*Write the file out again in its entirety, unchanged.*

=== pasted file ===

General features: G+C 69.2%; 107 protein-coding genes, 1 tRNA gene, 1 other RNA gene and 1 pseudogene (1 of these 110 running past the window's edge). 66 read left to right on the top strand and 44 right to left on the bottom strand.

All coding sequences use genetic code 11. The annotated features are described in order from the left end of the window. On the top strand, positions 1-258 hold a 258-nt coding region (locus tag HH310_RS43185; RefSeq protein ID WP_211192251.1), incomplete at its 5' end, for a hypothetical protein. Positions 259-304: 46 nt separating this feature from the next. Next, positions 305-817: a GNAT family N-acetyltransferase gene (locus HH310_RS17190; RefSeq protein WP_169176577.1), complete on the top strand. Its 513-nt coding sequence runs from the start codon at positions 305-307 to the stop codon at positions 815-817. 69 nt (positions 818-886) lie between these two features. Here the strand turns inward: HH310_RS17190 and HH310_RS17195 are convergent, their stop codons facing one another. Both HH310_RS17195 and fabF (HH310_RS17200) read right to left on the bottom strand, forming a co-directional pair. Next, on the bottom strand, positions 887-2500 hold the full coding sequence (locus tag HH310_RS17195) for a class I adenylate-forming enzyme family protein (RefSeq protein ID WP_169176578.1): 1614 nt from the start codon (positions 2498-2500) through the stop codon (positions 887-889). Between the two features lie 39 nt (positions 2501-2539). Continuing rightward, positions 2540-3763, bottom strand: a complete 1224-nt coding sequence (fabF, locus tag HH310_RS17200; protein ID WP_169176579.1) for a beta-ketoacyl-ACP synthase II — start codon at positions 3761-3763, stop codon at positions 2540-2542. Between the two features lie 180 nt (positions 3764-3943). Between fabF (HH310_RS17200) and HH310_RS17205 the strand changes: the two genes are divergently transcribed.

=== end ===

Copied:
General features: G+C 69.2%; 107 protein-coding genes, 1 tRNA gene, 1 other RNA gene and 1 pseudogene (1 of these 110 running past the window's edge). 66 read left to right on the top strand and 44 right to left on the bottom strand.

All coding sequences use genetic code 11. The annotated features are described in order from the left end of the window. On the top strand, positions 1-258 hold a 258-nt coding region (locus tag HH310_RS43185; RefSeq protein ID WP_211192251.1), incomplete at its 5' end, for a hypothetical protein. Positions 259-304: 46 nt separating this feature from the next. Next, positions 305-817: a GNAT family N-acetyltransferase gene (locus HH310_RS17190; RefSeq protein WP_169176577.1), complete on the top strand. Its 513-nt coding sequence runs from the start codon at positions 305-307 to the stop codon at positions 815-817. 69 nt (positions 818-886) lie between these two features. Here the strand turns inward: HH310_RS17190 and HH310_RS17195 are convergent, their stop codons facing one another. Both HH310_RS17195 and fabF (HH310_RS17200) read right to left on the bottom strand, forming a co-directional pair. Next, on the bottom strand, positions 887-2500 hold the full coding sequence (locus tag HH310_RS17195) for a class I adenylate-forming enzyme family protein (RefSeq protein ID WP_169176578.1): 1614 nt from the start codon (positions 2498-2500) through the stop codon (positions 887-889). Between the two features lie 39 nt (positions 2501-2539). Continuing rightward, positions 2540-3763, bottom strand: a complete 1224-nt coding sequence (fabF, locus tag HH310_RS17200; protein ID WP_169176579.1) for a beta-ketoacyl-ACP synthase II — start codon at positions 3761-3763, stop codon at positions 2540-2542. Between the two features lie 180 nt (positions 3764-3943). Between fabF (HH310_RS17200) and HH310_RS17205 the strand changes: the two genes are divergently transcribed.